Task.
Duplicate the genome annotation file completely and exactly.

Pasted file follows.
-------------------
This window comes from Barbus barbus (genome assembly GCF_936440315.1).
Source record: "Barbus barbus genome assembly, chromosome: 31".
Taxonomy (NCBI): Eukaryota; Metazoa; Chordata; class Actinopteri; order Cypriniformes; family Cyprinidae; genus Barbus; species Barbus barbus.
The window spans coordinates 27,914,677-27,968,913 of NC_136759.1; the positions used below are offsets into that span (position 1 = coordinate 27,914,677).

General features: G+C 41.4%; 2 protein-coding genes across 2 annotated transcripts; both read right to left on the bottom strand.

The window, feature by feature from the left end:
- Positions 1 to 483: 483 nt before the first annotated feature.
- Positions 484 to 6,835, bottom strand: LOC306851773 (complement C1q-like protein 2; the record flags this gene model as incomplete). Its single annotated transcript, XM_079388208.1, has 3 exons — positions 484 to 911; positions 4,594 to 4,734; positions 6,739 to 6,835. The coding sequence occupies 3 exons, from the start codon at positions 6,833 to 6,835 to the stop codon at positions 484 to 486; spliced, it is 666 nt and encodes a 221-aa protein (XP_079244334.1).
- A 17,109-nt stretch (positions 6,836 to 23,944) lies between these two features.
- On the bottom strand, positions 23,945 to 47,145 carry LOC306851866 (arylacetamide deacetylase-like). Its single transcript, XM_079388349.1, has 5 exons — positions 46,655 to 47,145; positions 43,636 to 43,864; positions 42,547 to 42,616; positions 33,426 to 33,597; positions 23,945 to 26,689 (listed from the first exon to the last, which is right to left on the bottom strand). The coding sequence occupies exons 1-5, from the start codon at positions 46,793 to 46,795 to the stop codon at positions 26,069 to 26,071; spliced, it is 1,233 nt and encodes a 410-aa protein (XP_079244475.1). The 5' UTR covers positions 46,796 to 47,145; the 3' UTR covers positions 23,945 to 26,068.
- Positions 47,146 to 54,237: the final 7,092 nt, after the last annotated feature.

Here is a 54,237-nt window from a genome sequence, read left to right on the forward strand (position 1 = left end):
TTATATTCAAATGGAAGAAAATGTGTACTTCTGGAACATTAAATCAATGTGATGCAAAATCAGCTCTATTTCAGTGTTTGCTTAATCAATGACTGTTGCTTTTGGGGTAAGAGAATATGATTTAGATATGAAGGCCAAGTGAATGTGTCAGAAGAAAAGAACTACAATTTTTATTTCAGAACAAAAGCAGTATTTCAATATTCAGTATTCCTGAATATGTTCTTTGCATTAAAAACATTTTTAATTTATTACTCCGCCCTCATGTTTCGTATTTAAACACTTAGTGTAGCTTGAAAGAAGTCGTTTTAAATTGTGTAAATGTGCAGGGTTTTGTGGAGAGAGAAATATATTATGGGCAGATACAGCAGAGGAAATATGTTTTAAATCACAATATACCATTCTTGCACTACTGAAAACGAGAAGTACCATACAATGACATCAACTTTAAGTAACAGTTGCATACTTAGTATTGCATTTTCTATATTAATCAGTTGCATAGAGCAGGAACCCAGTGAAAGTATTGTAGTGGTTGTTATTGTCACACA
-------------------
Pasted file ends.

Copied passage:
This window comes from Barbus barbus (genome assembly GCF_936440315.1).
Source record: "Barbus barbus genome assembly, chromosome: 31".
Taxonomy (NCBI): Eukaryota; Metazoa; Chordata; class Actinopteri; order Cypriniformes; family Cyprinidae; genus Barbus; species Barbus barbus.
The window spans coordinates 27,914,677-27,968,913 of NC_136759.1; the positions used below are offsets into that span (position 1 = coordinate 27,914,677).

General features: G+C 41.4%; 2 protein-coding genes across 2 annotated transcripts; both read right to left on the bottom strand.

The window, feature by feature from the left end:
- Positions 1 to 483: 483 nt before the first annotated feature.
- Positions 484 to 6,835, bottom strand: LOC306851773 (complement C1q-like protein 2; the record flags this gene model as incomplete). Its single annotated transcript, XM_079388208.1, has 3 exons — positions 484 to 911; positions 4,594 to 4,734; positions 6,739 to 6,835. The coding sequence occupies 3 exons, from the start codon at positions 6,833 to 6,835 to the stop codon at positions 484 to 486; spliced, it is 666 nt and encodes a 221-aa protein (XP_079244334.1).
- A 17,109-nt stretch (positions 6,836 to 23,944) lies between these two features.
- On the bottom strand, positions 23,945 to 47,145 carry LOC306851866 (arylacetamide deacetylase-like). Its single transcript, XM_079388349.1, has 5 exons — positions 46,655 to 47,145; positions 43,636 to 43,864; positions 42,547 to 42,616; positions 33,426 to 33,597; positions 23,945 to 26,689 (listed from the first exon to the last, which is right to left on the bottom strand). The coding sequence occupies exons 1-5, from the start codon at positions 46,793 to 46,795 to the stop codon at positions 26,069 to 26,071; spliced, it is 1,233 nt and encodes a 410-aa protein (XP_079244475.1). The 5' UTR covers positions 46,796 to 47,145; the 3' UTR covers positions 23,945 to 26,068.
- Positions 47,146 to 54,237: the final 7,092 nt, after the last annotated feature.

Here is a 54,237-nt window from a genome sequence, read left to right on the forward strand (position 1 = left end):
TTATATTCAAATGGAAGAAAATGTGTACTTCTGGAACATTAAATCAATGTGATGCAAAATCAGCTCTATTTCAGTGTTTGCTTAATCAATGACTGTTGCTTTTGGGGTAAGAGAATATGATTTAGATATGAAGGCCAAGTGAATGTGTCAGAAGAAAAGAACTACAATTTTTATTTCAGAACAAAAGCAGTATTTCAATATTCAGTATTCCTGAATATGTTCTTTGCATTAAAAACATTTTTAATTTATTACTCCGCCCTCATGTTTCGTATTTAAACACTTAGTGTAGCTTGAAAGAAGTCGTTTTAAATTGTGTAAATGTGCAGGGTTTTGTGGAGAGAGAAATATATTATGGGCAGATACAGCAGAGGAAATATGTTTTAAATCACAATATACCATTCTTGCACTACTGAAAACGAGAAGTACCATACAATGACATCAACTTTAAGTAACAGTTGCATACTTAGTATTGCATTTTCTATATTAATCAGTTGCATAGAGCAGGAACCCAGTGAAAGTATTGTAGTGGTTGTTATTGTCACACA